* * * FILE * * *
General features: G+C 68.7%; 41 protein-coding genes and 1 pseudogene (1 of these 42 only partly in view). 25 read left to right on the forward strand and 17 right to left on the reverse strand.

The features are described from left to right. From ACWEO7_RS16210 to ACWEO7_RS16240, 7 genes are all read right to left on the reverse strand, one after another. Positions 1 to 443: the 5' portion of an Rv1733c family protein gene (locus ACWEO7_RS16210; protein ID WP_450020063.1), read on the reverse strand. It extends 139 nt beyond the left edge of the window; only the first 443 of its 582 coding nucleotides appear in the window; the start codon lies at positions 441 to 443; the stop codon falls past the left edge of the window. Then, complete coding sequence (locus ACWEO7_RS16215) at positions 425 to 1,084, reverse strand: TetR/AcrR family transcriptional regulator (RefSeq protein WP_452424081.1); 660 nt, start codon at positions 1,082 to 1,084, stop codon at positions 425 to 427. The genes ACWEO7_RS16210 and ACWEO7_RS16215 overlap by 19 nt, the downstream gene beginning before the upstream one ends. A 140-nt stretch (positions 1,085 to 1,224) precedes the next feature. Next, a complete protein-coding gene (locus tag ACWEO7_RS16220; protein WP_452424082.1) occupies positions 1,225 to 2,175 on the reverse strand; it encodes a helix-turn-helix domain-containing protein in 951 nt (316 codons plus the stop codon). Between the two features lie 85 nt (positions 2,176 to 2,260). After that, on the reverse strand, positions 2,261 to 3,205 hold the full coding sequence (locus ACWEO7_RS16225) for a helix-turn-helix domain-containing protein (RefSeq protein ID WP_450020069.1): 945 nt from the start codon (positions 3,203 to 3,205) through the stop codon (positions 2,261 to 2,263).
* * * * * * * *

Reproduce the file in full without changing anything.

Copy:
General features: G+C 68.7%; 41 protein-coding genes and 1 pseudogene (1 of these 42 only partly in view). 25 read left to right on the forward strand and 17 right to left on the reverse strand.

The features are described from left to right. From ACWEO7_RS16210 to ACWEO7_RS16240, 7 genes are all read right to left on the reverse strand, one after another. Positions 1 to 443: the 5' portion of an Rv1733c family protein gene (locus ACWEO7_RS16210; protein ID WP_450020063.1), read on the reverse strand. It extends 139 nt beyond the left edge of the window; only the first 443 of its 582 coding nucleotides appear in the window; the start codon lies at positions 441 to 443; the stop codon falls past the left edge of the window. Then, complete coding sequence (locus ACWEO7_RS16215) at positions 425 to 1,084, reverse strand: TetR/AcrR family transcriptional regulator (RefSeq protein WP_452424081.1); 660 nt, start codon at positions 1,082 to 1,084, stop codon at positions 425 to 427. The genes ACWEO7_RS16210 and ACWEO7_RS16215 overlap by 19 nt, the downstream gene beginning before the upstream one ends. A 140-nt stretch (positions 1,085 to 1,224) precedes the next feature. Next, a complete protein-coding gene (locus tag ACWEO7_RS16220; protein WP_452424082.1) occupies positions 1,225 to 2,175 on the reverse strand; it encodes a helix-turn-helix domain-containing protein in 951 nt (316 codons plus the stop codon). Between the two features lie 85 nt (positions 2,176 to 2,260). After that, on the reverse strand, positions 2,261 to 3,205 hold the full coding sequence (locus ACWEO7_RS16225) for a helix-turn-helix domain-containing protein (RefSeq protein ID WP_450020069.1): 945 nt from the start codon (positions 3,203 to 3,205) through the stop codon (positions 2,261 to 2,263).